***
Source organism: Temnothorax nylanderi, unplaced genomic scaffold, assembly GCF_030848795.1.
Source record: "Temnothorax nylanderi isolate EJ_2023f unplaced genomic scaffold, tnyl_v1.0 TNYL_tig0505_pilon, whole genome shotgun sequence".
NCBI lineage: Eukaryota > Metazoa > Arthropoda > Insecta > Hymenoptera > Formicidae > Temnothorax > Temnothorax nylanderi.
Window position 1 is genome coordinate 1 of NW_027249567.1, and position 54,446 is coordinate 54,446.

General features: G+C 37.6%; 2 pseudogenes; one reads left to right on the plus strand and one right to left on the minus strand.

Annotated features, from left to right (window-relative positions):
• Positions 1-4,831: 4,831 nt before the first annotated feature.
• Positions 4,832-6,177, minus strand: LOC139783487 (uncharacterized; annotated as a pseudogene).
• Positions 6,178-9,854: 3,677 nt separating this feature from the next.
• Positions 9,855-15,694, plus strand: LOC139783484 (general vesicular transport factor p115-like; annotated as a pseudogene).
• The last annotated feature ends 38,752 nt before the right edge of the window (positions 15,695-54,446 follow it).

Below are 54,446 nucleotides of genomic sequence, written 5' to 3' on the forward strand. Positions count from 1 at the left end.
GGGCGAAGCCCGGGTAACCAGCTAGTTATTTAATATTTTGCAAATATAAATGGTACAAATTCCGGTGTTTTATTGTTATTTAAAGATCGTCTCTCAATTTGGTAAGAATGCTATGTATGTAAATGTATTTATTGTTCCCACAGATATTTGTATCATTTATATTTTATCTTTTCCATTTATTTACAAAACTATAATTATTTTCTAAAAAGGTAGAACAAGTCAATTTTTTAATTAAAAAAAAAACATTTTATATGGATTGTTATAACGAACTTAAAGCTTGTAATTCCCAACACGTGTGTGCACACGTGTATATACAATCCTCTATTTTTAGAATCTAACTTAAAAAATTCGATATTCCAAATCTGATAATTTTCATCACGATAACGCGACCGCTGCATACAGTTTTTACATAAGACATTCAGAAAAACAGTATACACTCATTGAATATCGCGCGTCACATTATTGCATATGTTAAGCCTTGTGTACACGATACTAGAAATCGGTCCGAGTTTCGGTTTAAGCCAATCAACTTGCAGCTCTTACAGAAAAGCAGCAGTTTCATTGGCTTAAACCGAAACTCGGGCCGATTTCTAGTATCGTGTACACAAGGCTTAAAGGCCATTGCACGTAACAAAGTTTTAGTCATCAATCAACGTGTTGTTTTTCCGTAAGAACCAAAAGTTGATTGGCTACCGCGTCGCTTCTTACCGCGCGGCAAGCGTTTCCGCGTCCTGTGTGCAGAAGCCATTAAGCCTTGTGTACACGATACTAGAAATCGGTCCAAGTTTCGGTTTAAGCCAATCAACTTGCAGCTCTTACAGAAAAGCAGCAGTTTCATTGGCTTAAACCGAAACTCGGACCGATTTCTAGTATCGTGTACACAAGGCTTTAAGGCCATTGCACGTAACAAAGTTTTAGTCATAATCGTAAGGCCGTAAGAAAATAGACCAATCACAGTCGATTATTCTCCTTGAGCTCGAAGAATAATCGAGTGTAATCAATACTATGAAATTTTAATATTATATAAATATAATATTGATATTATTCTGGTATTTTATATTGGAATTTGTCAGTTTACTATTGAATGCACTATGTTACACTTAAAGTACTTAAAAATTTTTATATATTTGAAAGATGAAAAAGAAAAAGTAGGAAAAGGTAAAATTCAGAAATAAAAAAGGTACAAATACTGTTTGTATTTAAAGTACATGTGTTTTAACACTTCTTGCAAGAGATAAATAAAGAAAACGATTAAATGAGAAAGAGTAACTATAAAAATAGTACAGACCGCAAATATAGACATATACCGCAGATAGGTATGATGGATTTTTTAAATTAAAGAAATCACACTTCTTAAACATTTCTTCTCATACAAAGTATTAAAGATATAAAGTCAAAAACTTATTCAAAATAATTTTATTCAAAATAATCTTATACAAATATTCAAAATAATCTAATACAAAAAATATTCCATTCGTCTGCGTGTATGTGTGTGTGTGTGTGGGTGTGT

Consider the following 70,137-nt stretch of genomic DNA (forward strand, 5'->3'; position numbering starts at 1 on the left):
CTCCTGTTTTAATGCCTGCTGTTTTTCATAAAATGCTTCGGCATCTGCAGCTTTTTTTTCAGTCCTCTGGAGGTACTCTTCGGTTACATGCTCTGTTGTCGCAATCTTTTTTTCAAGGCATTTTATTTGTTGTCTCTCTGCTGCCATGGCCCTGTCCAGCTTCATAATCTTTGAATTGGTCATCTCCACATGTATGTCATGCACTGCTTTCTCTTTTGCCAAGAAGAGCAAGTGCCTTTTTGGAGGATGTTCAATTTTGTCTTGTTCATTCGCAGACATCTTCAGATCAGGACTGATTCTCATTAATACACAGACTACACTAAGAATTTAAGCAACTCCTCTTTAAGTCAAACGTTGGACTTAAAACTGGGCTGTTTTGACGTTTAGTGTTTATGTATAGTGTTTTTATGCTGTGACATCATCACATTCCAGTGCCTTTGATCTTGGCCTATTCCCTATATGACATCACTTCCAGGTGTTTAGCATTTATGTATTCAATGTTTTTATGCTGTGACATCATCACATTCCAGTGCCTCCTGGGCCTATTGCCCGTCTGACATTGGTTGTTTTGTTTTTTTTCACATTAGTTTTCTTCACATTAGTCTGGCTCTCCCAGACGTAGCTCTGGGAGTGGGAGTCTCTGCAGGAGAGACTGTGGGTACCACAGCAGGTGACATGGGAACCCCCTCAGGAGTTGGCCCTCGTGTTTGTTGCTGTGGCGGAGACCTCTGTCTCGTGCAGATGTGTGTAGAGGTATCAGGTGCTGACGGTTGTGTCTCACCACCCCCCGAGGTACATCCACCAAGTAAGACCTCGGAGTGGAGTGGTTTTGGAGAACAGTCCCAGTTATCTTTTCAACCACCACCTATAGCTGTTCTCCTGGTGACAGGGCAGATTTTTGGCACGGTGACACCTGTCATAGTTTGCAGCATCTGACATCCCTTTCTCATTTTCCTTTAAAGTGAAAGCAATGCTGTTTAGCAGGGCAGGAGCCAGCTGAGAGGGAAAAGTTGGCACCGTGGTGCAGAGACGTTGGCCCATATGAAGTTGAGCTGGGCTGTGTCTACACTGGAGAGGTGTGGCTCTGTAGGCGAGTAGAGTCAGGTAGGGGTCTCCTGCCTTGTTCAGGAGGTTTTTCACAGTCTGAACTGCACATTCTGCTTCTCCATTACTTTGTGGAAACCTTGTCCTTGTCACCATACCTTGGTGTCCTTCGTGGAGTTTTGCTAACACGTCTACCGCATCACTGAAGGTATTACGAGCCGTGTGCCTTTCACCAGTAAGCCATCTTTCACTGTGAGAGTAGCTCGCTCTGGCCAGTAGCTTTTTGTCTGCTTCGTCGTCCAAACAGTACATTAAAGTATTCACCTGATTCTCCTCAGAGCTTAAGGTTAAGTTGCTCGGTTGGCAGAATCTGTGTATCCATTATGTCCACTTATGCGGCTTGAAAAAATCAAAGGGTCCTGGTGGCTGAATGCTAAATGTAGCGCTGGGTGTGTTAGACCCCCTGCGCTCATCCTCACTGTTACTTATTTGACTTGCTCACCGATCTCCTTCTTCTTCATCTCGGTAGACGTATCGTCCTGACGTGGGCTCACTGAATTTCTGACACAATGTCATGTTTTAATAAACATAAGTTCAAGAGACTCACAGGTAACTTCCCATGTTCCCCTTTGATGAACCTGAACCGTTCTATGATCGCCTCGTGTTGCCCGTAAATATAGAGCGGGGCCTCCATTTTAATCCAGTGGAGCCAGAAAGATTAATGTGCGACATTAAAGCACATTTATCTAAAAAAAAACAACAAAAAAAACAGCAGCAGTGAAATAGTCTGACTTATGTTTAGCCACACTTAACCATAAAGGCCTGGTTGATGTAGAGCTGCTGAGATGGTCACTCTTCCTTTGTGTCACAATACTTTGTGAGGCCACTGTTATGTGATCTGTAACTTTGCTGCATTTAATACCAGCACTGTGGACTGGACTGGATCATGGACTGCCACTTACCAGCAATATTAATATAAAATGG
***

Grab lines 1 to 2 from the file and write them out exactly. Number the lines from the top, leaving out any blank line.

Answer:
Source organism: Temnothorax nylanderi, unplaced genomic scaffold, assembly GCF_030848795.1.
Source record: "Temnothorax nylanderi isolate EJ_2023f unplaced genomic scaffold, tnyl_v1.0 TNYL_tig0505_pilon, whole genome shotgun sequence".